“We were panicking because we’ve never done this before,” Director Emeritus Prof. Elena Mirano said. 

Dioquino said that the team had to do a lot of “backward problem-solving” as technical issues began to arise while they were putting the concert together. 

“The very small details that would usually be excusable in [live] performance were not excusable anymore,” she said.

Aside from marked music sheets, they also had to provide asynchronous learning materials like audio guides to avoid mistakes while recording.

According to choir member Aila Orillaza, the online set-up is more challenging because “doing things individually is not the philosophy of a choir.”

Thankfully, alumni from various fields readily stepped in to help with putting the videos together in post-production.

While the shift to the virtual stage proved to be a huge adjustment, it did not hinder UPCS from standing by its decades-old tradition of performing music with social significance. 

“The program always has to address something that not just the audience but also the children can learn from,” Dioquino said.

The choir performed Sa Mahal Kong Bayan, Sa Dakong Silangan, Manong Pawikan, Nais Ko, The Trout, and Bata ang Bukas in the virtual concert. Themes of nationalism, respect for nature, and solidarity with Overseas Filipino Workers and indigenous people were tackled and explored through these songs.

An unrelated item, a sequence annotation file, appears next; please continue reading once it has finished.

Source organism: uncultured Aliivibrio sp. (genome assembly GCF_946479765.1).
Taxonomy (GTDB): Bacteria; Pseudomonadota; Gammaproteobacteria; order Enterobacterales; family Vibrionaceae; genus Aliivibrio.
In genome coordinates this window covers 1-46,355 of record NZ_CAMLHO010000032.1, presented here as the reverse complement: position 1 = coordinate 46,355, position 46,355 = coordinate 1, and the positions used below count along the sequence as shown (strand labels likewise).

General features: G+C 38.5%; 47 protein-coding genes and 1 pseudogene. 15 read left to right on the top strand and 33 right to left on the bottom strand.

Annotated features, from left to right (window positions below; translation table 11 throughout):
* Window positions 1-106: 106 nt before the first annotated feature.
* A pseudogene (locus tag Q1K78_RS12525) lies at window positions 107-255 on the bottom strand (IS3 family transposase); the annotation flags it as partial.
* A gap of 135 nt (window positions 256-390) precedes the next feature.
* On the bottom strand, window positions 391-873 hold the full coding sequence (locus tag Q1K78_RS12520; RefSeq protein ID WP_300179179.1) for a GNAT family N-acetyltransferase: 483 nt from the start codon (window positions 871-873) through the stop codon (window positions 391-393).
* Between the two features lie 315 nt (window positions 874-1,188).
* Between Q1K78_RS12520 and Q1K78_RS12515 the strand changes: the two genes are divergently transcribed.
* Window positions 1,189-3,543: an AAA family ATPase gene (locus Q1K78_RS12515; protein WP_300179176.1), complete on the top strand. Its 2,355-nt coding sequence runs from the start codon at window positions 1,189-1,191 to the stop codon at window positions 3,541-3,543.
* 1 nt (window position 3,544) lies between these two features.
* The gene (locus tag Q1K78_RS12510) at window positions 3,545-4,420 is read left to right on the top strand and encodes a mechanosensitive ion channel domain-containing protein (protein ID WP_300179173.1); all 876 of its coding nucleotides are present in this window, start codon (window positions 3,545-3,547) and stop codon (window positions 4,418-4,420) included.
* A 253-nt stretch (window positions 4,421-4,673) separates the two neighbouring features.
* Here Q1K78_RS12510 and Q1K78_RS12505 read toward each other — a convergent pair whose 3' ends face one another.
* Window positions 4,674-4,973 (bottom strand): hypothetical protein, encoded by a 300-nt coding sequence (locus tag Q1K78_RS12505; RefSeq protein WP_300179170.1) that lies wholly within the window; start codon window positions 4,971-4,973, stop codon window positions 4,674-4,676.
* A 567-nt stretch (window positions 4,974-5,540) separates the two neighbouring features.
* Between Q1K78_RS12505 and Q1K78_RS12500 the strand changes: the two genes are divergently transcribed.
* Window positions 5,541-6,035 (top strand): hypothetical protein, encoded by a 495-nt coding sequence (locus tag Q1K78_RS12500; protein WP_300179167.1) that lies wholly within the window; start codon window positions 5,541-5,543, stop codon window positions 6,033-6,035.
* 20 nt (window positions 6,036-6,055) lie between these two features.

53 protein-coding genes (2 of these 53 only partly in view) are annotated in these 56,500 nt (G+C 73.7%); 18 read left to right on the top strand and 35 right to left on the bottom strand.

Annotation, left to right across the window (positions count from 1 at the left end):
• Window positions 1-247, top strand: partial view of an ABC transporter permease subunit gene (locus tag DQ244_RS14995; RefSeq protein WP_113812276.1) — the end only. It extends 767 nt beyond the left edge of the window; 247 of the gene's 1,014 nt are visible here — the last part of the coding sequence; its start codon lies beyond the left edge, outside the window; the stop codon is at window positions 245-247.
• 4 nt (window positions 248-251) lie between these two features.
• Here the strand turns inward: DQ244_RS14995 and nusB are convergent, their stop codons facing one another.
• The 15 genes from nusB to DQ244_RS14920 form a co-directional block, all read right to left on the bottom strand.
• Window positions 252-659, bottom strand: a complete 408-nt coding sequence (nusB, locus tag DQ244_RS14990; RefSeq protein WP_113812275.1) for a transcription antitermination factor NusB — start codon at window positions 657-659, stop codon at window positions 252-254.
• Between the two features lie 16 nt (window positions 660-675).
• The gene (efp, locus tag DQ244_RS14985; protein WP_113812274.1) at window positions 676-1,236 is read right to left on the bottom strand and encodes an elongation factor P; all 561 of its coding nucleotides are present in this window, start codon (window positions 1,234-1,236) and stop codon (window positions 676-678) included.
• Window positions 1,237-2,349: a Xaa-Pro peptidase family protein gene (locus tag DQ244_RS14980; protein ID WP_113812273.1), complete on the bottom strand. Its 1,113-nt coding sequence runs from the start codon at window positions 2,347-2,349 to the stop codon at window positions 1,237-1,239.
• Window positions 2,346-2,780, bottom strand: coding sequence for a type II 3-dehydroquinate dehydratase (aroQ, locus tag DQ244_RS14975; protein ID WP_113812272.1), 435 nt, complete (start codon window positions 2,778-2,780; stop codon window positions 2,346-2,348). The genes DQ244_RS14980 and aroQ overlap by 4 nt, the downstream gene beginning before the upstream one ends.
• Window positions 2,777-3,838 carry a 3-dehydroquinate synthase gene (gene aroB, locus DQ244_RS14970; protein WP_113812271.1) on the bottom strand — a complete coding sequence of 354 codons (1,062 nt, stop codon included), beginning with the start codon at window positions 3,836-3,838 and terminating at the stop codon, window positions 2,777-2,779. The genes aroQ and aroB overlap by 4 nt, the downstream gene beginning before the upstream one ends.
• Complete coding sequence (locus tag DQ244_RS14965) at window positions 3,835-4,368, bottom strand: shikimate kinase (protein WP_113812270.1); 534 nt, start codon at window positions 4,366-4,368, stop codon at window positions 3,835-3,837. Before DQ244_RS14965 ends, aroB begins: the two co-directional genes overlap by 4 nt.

Aila shares that every time they are given new songs, their mentors would always make sure to also give them context on who wrote the songs, what it was about, and who it was written for.

“The songs influenced my life in a way that it made me more proud to be Filipino, to learn about my country’s history,” she said.

Mirano and Dioquino recognize that some of the children will grow up and pursue careers outside music so it was necessary for UPCS to imbibe values that the children could take with them outside the rehearsal rooms.

“It’s important for the kids to develop a sense that there is meaning in the music that they sing because that’s what they can bring with them in the future,” Mirano said.

Memories

Five decades of UP Cherubim and Seraphim celebrated 50 years with Aurea Carmina on Sept. 25. Photo from UP Cherubim and Seraphim

Beyond creating beautiful music, alumni coming from the 1970s all the way to the 2010s all had precious memories to share. Many fondly remember participating in the choir’s national and international tours where they would bond as children.

“It’s not just singing, it’s the being together,” Mirano said.

Every UPCS batch agrees on a batch name that usually represents the group’s shared interests and characteristics. Over the years, the batch would remain in contact despite pursuing different careers as adults.

Before the pandemic struck, Aila recalls coming to Abellardo Hall after school and finding her much-needed solace in choir rehearsals.

While the intimacy of in-person rehearsals is hard to replicate in the virtual setup, Dioquino said that they try to keep the children’s “sense of togetherness” alive.

With members as young as four years old, UPCS makes sure that the children still get to have some fun beyond their weekly rehearsals. The group holds virtual parties where the kids would play games and share food through deliveries.

Bata ang Bukas

Members of the choir bond backstage during various events in the 1970s. Photos from UP Cherubim and Seraphim